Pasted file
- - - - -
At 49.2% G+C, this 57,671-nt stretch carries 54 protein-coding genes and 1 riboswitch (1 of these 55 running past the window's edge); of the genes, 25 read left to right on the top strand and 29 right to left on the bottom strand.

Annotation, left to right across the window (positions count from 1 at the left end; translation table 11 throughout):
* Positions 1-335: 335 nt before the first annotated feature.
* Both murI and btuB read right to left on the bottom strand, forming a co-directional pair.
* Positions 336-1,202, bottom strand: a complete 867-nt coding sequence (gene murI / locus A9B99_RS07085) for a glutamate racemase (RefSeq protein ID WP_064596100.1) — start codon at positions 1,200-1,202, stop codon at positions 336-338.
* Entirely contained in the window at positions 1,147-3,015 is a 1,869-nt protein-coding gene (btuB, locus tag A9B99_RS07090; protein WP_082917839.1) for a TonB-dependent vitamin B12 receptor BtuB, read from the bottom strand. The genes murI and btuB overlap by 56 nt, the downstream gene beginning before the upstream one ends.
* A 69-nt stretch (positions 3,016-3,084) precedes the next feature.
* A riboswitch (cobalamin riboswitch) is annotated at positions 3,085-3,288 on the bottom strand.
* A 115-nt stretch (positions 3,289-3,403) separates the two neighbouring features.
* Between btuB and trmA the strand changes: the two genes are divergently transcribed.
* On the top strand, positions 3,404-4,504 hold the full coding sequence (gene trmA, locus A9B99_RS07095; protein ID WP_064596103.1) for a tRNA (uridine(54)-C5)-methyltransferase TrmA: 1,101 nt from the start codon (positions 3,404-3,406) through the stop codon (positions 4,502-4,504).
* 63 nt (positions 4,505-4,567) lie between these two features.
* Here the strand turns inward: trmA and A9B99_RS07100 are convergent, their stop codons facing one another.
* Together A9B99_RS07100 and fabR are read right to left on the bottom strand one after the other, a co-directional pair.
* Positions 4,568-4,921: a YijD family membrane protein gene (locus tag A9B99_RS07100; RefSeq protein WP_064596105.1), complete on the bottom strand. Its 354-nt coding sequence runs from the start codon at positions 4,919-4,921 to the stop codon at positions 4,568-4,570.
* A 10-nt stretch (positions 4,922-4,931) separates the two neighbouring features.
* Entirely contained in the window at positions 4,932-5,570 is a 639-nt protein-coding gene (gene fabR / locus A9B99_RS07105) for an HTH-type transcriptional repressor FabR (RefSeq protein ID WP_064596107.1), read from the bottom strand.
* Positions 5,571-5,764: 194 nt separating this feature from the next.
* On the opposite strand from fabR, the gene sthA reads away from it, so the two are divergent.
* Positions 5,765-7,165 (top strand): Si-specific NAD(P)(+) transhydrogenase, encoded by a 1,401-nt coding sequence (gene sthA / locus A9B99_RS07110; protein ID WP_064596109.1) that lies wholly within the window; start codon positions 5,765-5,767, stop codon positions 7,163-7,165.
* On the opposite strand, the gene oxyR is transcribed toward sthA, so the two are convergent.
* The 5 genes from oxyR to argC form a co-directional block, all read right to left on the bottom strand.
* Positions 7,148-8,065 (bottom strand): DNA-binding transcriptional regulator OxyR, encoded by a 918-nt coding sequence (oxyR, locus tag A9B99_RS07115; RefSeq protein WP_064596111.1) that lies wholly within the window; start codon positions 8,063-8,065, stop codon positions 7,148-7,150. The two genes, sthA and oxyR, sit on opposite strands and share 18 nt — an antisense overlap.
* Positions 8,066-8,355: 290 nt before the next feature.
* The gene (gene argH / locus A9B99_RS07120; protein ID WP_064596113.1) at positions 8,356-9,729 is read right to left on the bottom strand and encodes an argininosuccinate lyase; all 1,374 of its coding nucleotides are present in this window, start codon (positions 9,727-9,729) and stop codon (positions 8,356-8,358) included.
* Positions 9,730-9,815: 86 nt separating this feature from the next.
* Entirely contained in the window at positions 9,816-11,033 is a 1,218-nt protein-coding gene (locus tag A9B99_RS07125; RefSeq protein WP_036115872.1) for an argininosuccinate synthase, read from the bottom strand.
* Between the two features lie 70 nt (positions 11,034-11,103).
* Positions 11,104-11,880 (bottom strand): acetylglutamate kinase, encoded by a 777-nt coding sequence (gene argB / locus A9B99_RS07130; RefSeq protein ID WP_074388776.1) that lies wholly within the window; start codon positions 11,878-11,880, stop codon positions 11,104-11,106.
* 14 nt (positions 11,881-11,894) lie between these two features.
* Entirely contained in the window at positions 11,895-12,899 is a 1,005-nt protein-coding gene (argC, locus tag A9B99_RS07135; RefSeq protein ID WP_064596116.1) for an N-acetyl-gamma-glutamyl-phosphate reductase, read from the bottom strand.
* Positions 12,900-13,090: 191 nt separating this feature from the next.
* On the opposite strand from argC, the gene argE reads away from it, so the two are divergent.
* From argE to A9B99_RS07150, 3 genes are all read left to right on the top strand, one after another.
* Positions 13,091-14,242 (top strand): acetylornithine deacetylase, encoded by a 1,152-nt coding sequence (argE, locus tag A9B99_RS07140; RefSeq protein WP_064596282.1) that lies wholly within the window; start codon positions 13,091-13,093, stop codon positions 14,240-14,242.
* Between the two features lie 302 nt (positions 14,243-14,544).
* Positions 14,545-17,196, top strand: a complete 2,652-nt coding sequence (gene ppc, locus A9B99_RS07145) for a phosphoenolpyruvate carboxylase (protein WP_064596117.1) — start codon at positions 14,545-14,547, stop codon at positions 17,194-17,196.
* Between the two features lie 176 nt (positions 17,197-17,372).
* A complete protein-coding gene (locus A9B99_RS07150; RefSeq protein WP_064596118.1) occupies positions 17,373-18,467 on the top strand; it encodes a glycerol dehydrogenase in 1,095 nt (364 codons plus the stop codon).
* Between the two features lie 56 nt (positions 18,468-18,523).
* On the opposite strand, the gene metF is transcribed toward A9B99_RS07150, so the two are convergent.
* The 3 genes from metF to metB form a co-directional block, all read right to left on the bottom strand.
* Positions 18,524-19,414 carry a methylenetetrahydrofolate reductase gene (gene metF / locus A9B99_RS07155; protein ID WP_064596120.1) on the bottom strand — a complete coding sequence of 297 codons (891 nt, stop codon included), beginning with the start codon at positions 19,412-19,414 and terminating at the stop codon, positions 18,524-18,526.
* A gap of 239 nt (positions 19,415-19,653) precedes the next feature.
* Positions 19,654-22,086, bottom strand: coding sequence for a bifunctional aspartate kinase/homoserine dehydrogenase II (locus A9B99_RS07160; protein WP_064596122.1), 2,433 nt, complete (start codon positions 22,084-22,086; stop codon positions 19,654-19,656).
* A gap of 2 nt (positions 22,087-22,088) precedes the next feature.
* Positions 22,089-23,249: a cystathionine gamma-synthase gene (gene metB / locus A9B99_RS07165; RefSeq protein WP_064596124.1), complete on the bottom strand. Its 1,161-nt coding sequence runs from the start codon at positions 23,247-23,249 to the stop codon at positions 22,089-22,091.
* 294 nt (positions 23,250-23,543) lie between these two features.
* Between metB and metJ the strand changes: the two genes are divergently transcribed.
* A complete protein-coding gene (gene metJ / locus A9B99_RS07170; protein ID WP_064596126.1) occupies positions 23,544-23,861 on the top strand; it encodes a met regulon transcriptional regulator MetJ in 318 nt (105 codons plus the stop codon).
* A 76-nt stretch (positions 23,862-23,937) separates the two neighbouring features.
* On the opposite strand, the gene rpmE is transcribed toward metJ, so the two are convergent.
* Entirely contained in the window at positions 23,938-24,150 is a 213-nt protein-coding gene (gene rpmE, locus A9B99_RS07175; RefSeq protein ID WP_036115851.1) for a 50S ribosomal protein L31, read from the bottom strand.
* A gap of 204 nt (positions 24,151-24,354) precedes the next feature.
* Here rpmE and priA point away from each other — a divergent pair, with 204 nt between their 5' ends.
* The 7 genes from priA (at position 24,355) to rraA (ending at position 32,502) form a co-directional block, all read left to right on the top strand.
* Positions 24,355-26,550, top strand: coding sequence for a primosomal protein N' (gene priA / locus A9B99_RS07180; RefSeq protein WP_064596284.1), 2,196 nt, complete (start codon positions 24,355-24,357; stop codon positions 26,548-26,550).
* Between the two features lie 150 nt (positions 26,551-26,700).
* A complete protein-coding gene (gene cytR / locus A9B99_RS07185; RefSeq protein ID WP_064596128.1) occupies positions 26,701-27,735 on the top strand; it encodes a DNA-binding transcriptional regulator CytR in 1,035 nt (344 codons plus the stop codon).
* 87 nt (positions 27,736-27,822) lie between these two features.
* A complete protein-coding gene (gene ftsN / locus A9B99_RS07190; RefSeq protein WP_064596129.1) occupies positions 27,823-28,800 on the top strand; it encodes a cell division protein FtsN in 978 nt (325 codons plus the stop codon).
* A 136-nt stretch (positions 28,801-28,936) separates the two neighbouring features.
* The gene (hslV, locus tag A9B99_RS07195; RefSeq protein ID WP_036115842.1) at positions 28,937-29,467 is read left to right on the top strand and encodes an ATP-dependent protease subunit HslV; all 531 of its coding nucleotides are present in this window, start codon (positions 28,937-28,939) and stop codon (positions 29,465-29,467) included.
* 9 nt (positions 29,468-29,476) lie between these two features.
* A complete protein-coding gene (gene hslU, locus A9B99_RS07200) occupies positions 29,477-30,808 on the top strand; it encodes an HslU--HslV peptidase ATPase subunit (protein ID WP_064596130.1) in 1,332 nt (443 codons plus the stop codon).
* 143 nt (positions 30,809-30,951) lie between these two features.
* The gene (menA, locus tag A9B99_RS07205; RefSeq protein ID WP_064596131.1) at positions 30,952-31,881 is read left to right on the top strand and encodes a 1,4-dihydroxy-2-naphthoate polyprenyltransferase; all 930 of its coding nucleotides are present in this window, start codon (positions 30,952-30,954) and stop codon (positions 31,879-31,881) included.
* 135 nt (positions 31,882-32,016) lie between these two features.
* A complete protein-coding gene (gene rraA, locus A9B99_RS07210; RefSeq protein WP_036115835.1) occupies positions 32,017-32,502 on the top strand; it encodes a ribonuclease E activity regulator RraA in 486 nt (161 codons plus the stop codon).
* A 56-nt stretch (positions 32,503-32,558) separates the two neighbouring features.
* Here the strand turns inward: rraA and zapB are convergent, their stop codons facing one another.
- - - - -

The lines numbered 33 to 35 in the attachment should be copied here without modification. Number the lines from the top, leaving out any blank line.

* On the opposite strand from argC, the gene argE reads away from it, so the two are divergent.
* From argE to A9B99_RS07150, 3 genes are all read left to right on the top strand, one after another.
* Positions 13,091-14,242 (top strand): acetylornithine deacetylase, encoded by a 1,152-nt coding sequence (argE, locus tag A9B99_RS07140; RefSeq protein WP_064596282.1) that lies wholly within the window; start codon positions 13,091-13,093, stop codon positions 14,240-14,242.